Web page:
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A big think tank yesterday found that “blacks’ assessments about the state of black progress in America have improved more dramatically than at any time in the last quarter century.”

In a wide-ranging poll, the Pew Research Center for the People & the Press found, among other things: “Most blacks join with most whites in saying that the two racial groups have grown more alike in the past decade, both in their standard of living and their core values.”

Whenever someone puts out a statement saying that we’re headed toward a racial utopia, it’s time to ring up Lawrence Guyot. The lion of racial and community politics in the District, Guyot, who is black, has been working ANC meetings and church congregations in town since 1976, after an activist career that included helping to found the Mississippi Freedom Democratic Party and sticking his head into every civil rights battle he could show up for.

So, Guyot, what about this finding that most blacks are seeing some form of racial convergence going on?

“Oh, I look at that as expectancy,” he says. “That’s a glorified, socialized, moral state of expectancy….We would love to believe it,” he continues.

In Guyot’s view, a post-racial America is not going to come about until…..well, let’s turn this into a multiple choice question. All of you Guyot followers will have no trouble with this. Here goes:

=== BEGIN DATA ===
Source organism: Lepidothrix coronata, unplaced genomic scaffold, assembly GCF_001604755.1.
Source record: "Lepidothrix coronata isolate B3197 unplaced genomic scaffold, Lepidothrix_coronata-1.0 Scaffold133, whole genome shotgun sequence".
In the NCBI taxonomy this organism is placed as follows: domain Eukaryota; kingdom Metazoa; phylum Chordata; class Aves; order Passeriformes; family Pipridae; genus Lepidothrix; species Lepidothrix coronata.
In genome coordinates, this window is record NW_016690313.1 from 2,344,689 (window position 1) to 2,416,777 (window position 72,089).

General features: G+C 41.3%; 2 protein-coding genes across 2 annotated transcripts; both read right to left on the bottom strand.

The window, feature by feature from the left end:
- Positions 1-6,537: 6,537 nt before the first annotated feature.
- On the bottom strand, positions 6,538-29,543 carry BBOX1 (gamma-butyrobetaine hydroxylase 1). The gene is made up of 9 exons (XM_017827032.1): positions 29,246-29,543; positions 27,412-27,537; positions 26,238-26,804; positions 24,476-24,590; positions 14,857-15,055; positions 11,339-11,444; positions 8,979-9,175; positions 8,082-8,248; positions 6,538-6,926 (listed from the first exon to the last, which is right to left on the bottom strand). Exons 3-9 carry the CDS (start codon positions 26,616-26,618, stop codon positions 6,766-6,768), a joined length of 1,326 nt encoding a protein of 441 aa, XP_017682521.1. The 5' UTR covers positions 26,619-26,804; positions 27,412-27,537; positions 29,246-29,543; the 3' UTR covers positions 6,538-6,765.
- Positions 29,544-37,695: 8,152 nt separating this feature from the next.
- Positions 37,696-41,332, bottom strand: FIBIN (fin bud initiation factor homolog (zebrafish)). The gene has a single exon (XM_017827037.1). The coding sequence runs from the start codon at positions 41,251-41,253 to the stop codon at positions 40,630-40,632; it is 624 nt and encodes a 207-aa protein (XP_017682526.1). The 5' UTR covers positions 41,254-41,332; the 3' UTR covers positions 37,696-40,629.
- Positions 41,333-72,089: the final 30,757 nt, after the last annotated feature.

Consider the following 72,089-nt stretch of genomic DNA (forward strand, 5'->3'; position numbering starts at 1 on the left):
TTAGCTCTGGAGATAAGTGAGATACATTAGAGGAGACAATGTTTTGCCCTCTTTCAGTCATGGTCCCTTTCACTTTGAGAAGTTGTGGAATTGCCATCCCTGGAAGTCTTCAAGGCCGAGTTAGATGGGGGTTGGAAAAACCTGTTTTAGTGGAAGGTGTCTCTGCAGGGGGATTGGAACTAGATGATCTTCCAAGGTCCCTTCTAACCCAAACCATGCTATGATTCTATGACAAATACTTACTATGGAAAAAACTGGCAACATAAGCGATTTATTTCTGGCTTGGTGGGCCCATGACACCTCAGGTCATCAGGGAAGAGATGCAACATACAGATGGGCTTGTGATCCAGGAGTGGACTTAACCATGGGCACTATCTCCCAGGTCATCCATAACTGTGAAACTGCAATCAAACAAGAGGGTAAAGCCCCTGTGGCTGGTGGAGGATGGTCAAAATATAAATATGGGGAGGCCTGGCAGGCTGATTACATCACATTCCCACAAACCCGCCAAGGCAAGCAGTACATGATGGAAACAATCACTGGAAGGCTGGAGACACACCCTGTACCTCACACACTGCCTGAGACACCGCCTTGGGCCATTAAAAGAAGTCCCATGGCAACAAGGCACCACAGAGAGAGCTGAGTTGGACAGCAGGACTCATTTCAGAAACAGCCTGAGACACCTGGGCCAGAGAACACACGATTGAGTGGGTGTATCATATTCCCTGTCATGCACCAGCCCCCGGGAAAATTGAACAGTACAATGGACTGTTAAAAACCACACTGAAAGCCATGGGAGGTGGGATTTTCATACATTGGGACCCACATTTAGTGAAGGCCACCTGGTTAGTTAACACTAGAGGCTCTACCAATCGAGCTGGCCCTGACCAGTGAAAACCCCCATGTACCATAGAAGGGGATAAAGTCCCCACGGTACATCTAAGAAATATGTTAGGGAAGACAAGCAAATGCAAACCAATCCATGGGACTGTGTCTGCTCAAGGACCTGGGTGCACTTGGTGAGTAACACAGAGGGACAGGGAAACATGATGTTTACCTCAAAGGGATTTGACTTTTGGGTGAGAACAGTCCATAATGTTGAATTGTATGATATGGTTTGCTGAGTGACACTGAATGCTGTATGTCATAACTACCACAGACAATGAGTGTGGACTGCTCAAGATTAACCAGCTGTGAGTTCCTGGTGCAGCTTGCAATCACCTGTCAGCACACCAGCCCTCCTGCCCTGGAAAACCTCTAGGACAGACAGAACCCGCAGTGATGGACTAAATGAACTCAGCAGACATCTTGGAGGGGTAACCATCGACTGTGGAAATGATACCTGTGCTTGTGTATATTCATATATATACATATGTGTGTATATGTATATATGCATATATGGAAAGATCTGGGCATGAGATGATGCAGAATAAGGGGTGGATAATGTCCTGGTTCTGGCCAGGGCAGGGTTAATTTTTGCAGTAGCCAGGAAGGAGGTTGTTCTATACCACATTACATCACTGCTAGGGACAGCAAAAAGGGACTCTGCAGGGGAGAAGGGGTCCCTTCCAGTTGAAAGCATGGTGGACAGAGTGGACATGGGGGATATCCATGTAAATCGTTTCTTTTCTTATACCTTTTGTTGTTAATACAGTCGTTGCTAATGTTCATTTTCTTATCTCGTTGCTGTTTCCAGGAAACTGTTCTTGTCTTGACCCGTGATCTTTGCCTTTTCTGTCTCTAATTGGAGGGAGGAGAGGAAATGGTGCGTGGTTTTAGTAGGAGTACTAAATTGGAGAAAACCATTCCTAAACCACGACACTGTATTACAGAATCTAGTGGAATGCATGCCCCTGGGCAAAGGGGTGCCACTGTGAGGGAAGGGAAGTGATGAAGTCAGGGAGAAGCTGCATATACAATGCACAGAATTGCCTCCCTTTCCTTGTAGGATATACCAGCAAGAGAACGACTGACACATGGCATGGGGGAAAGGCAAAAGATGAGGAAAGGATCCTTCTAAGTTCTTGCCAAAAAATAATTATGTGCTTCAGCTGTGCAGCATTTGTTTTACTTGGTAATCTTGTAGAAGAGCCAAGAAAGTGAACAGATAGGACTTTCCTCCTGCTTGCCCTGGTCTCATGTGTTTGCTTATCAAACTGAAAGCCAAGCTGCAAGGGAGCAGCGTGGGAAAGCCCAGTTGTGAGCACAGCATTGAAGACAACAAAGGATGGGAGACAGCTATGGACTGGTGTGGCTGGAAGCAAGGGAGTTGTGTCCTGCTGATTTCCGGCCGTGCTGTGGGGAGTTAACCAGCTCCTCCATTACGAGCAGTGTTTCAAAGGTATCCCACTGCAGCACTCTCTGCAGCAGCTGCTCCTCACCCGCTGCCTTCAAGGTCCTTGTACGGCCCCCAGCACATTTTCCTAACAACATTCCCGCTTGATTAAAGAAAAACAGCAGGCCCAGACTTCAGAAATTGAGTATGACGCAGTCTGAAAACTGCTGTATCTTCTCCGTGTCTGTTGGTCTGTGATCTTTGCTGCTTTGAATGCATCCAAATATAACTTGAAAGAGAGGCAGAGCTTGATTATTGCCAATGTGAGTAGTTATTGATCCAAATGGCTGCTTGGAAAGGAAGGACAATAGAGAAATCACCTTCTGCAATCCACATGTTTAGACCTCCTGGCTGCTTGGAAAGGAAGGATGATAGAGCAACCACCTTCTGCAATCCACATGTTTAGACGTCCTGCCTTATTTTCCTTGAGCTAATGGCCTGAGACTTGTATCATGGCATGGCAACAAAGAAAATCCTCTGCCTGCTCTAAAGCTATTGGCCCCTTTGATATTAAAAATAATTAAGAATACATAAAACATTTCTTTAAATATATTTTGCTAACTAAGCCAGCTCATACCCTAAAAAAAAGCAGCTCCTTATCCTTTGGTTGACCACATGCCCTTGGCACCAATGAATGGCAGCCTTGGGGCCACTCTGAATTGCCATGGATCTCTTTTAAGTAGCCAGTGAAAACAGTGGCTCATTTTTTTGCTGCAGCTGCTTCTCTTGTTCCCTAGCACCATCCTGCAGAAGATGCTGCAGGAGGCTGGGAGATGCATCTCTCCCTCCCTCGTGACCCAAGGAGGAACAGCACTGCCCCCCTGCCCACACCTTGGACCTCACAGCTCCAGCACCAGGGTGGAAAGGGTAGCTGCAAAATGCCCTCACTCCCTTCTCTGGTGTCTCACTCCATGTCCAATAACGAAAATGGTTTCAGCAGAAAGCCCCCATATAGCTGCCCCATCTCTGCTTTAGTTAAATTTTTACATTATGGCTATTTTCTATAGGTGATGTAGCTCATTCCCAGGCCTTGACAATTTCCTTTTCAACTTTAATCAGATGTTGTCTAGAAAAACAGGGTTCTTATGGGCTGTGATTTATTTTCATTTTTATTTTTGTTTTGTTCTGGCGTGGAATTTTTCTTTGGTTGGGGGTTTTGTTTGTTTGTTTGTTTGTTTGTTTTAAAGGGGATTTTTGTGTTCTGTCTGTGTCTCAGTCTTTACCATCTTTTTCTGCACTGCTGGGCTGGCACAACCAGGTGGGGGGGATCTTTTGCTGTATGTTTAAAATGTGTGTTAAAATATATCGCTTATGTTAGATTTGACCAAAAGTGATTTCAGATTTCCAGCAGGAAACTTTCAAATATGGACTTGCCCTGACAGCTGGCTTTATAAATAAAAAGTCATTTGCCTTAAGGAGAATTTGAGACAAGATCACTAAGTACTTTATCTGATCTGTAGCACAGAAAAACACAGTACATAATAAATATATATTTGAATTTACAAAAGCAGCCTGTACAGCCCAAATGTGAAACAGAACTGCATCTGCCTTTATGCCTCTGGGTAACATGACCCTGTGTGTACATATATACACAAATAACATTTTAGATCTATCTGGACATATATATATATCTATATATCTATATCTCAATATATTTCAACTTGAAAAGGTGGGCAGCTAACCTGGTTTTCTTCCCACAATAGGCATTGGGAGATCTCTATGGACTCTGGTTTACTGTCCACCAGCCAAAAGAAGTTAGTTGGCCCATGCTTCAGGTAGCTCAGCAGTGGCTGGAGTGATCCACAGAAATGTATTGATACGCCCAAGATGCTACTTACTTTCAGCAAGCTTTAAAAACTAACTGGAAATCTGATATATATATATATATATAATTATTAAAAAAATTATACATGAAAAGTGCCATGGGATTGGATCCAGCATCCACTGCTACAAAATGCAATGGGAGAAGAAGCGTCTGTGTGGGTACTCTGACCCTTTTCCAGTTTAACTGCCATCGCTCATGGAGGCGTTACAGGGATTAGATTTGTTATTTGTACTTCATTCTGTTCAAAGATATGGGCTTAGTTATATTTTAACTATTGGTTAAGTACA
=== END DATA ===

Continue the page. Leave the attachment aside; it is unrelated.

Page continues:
In the view of civil rights crusader Lawrence Guyot, what’s the most critical first step toward reconciling race relations in this country?

1) Improving social services throughout urban America in an effort to close income gaps between white and black citizens;

2) Reaching a national consensus on affirmative action and other policies that could elevate minorities;

3) Taking a close look at the Kerner Commission Report and pursuing a dialogue based thereupon;

4) Chewing out Bill Clinton for his inexcusable comment about coffee and Barack Obama.

Answer after jump.

Correct answer is 3): Guyot places a great deal of credence on the conclusions and findings of the Kerner report, which was issued in 1968, a time of great racial tension and violence in the United States. The report stated, “Our nation is moving toward two societies, one black, one white—-separate and unequal.”

To be sure, Guyot wouldn’t necessarily dismiss the other policy items; he may well feel they’re important measures. However, he has long argued for a national dialogue on race—-that’s just one of his things. And this time, says Guyot, the dialogue needs to go on without one particular individual: “It’s very clear to me the need for a national discussion on race and it’s very important that the president not be involved in it,” says Guyot.

Well, it could get tricky keeping the ol’ prez out of a national dialogue. But why is it so important that the country’s chief exec stay on the sidelines? “The president is concerned about not antagonizing anyone,” says Guyot.